This is part 12 of the 14-part series. It was first published in the TVCC January 2001 newsletter
by Jack Wright
Ocoee Water Mandate: Bill Miller grew up in Polk County, and was President of TVCC the year (in the late 70s) when TVA shut down the Ocoee #2 flume line for rebuilding. Hooray, there was regular water in the river bed for the first time in decades, and it immediately became the premier river in this area. At the first public meeting Bill was first to ask the chief TVA official about continuing water after the flume was rebuilt. The official told him off the record that water would still be available for recreation.
So the next TVA announcement was that the river would be closed again after the flume was rebuilt. Bill was so angry, he vowed to do something about it, and he was very determined. As President of the closest club, he felt a responsibility. For the next month, Bill single-handedly wrote articles of incorporation, developed basic strategy, made a list of potential board members, and talked to all of them by phone. He selected a date and time, and asked them all to meet at the Ocoee takeout. Virtually all of them showed up! There were lawyers, commercial outfitters (Mark Hunt was one), other club presidents, etc. They walked across the road, into the woods, and had the first meeting of the Ocoee River Council.
The ORC later hired David Brown as its Exec. Dir. TVA viciously opposed them, so they brought suit in Federal Court, but lost the case. Brown testified before the US Congress. They then took Gov. Lamar Alexander down in a raft, with Bill paddling safety that day. They eventually got Sen. Howard Baker to attach a rider to some other bill, requiring TVA to release water. Later, a state reception was held for them in Nashville to congratulate them on a “job well done.” We all owe thanks to Past TVCC President Bill Miller for jump starting what we enjoy today as the Ocoee River.
Last month’s picture in Woodall Shoals: John Pickett (in the picture), emailed me the whole story on that classic picture, out of his detailed logbook. The trip was July 31, 1977 and the water level was 1 ft at the highway 76 bridge. He said they were watching Robert Harrison, an expert paddler, who was a photographer for a raft trip, looking very cool surfing across Woodall in an open boat with no flotation. Pickett was green with envy. He paddled in and surfed across once, but then made the mistake of turning his boat downstream. The stern started filling up with water, and this is the point that Bill took the picture.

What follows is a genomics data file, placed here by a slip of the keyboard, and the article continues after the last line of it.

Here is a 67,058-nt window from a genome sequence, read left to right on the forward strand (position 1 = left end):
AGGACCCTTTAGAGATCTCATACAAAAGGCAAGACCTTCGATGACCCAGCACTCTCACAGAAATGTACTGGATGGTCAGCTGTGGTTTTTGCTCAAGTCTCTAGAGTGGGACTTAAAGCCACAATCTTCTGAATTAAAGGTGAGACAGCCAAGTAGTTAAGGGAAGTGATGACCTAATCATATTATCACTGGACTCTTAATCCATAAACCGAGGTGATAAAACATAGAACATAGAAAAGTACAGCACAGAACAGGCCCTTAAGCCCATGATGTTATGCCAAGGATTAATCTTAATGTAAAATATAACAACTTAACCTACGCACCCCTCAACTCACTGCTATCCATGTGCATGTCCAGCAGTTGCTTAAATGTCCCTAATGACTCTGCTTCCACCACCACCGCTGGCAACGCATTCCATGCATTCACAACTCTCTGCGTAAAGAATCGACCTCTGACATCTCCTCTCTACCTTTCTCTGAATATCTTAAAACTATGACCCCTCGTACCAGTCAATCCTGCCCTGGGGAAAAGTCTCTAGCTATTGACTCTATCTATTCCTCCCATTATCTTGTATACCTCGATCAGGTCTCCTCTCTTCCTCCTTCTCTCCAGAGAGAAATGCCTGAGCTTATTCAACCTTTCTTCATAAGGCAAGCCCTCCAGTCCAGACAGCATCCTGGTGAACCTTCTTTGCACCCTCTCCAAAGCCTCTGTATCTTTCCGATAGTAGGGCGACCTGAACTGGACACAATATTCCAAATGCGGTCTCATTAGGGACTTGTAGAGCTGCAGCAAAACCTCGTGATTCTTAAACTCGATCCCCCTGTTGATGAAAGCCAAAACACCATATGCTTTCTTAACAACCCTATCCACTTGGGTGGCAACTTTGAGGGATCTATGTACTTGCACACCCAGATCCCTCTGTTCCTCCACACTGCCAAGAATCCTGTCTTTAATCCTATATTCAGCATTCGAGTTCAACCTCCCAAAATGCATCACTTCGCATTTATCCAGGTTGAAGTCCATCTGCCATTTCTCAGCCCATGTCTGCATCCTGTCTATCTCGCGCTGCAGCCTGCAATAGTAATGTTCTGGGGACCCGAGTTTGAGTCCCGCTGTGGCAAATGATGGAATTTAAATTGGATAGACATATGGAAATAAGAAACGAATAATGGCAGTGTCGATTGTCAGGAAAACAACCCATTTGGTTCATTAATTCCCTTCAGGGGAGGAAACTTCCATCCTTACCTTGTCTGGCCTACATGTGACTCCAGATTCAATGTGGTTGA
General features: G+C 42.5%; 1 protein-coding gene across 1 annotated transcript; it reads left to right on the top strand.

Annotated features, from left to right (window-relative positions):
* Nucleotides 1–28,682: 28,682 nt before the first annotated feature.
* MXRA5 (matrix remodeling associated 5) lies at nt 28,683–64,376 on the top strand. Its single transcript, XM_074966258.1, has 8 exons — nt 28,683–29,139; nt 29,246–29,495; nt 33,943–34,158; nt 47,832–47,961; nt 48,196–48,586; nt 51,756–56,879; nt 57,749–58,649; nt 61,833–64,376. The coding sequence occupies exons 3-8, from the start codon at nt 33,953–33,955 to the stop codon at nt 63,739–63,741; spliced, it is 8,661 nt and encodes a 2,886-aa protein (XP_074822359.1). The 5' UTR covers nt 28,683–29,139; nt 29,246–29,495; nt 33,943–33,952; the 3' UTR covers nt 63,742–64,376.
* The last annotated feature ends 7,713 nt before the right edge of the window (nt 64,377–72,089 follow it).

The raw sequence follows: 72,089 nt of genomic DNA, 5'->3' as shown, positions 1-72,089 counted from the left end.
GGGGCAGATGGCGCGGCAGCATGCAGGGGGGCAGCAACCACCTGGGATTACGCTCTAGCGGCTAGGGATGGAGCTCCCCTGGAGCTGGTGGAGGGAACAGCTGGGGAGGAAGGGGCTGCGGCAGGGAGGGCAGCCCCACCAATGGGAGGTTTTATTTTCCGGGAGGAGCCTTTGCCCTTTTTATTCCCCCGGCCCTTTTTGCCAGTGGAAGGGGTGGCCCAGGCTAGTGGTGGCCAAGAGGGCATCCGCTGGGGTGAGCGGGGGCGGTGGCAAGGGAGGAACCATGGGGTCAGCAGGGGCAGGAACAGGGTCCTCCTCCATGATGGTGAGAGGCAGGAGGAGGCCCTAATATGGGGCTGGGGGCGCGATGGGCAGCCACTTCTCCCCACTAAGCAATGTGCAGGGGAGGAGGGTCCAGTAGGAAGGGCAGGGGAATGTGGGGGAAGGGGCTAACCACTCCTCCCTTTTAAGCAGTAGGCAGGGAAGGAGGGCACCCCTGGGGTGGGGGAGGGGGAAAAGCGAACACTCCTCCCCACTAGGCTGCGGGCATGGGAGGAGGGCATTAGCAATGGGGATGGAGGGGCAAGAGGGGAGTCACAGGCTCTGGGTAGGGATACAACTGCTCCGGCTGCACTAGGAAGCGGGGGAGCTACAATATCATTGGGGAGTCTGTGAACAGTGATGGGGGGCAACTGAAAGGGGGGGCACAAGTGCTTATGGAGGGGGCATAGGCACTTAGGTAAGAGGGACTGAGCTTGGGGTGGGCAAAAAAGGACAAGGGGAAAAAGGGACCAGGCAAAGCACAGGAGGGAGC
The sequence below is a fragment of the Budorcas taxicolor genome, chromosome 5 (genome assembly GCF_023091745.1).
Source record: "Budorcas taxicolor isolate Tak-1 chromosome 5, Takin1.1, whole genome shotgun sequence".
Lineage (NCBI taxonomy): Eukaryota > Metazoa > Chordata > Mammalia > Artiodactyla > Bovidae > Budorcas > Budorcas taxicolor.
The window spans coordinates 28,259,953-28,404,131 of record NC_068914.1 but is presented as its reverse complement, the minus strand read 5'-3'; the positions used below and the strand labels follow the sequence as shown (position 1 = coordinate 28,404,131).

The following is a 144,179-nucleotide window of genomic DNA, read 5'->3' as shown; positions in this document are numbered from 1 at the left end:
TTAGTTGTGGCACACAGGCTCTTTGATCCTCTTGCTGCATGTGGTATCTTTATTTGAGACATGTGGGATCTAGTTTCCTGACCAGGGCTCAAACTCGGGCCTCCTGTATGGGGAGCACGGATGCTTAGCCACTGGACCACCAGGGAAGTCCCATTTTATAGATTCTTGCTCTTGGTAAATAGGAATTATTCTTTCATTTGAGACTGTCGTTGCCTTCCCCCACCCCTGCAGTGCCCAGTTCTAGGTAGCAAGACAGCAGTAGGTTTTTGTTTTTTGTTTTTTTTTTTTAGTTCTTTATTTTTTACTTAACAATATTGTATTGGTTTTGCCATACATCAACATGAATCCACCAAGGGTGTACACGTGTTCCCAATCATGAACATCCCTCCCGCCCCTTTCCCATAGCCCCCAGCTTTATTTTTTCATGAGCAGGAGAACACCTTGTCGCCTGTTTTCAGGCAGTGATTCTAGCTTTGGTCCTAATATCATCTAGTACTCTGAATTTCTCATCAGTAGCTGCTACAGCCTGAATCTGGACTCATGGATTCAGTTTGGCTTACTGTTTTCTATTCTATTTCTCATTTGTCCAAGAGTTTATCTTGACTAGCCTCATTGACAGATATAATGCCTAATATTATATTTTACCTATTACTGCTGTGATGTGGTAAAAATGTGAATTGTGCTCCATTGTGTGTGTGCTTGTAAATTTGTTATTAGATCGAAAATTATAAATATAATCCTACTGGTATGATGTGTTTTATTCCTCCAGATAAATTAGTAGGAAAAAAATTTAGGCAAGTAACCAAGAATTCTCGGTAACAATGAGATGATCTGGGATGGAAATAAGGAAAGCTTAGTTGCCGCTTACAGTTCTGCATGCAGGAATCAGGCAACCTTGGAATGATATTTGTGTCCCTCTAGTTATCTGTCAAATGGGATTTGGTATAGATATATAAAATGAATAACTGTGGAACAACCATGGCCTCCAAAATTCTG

Pickett’s not smiling, it’s a total grimace, and the shaft of his Norse paddle is bent almost 2 inches. He bailed out, slipping out of his thigh straps, putting one foot on the foam in the bow, and leaping as far as he could downstream. He barely cleared the hydraulic and swam to a rock. Nobody threw a rope, watching his boat tumble in the foam. Then Harrison, who initiated all this, coolly paddled out, grabbed the bow line and pulled the boat out. See what great classic memories a detailed logbook can provide!
Chattooga Update: The name of the actor who played the mountain man villain who Burt Reynolds shot with bow and arrow was Bill McKinney. Check out Bill’s unique current website www.squeallikeapig.com after the most (in)famous dialog line in the movie. I recently sent Bill a couple of emails with a few questions, and he was kind enough to reply. He lives in Van Nuys, CA and said screenplay has been written for a sequel to “Deliverance,” but hasn’t heard of any Warner Bros. plans to produce it yet. He’s done some other wild movie roles but nothing like the villain in Deliverance. McKinney said, “That was a character like no other, and in Leonard Maltin’s new (2001) book he states that my acting in the rape scene in Deliverance is the best villain in history.”
That description is well deserved. Think back 30 some years, how many movie villains were that memorable? I have a sister who lives in California. She recently told me something new about when she and her husband visited us here in the late 70s. I always took them canoeing on our innocent Hiwassee when they were here. She said that her husband had voiced very serious security concerns (to her only), about doing any canoeing out in the wilds of Tennessee, just because of that scene in “Deliverance.” He was really spooked, she said. So it did make more deeply indelible impressions than I realized.
I’ve suggested to the Dillard House marketing dept. that they host a 30th year reunion of the filming of “Deliverance” next summer in 2001. Don’t know if the idea will fly or not. Could be interesting if they could attract Warner Bros. and one or more of the actors. Any other ideas out there?
Tune in next month when we’ll look at some early overnight trips. Did you know John Alden has led them for 33 year? See you then.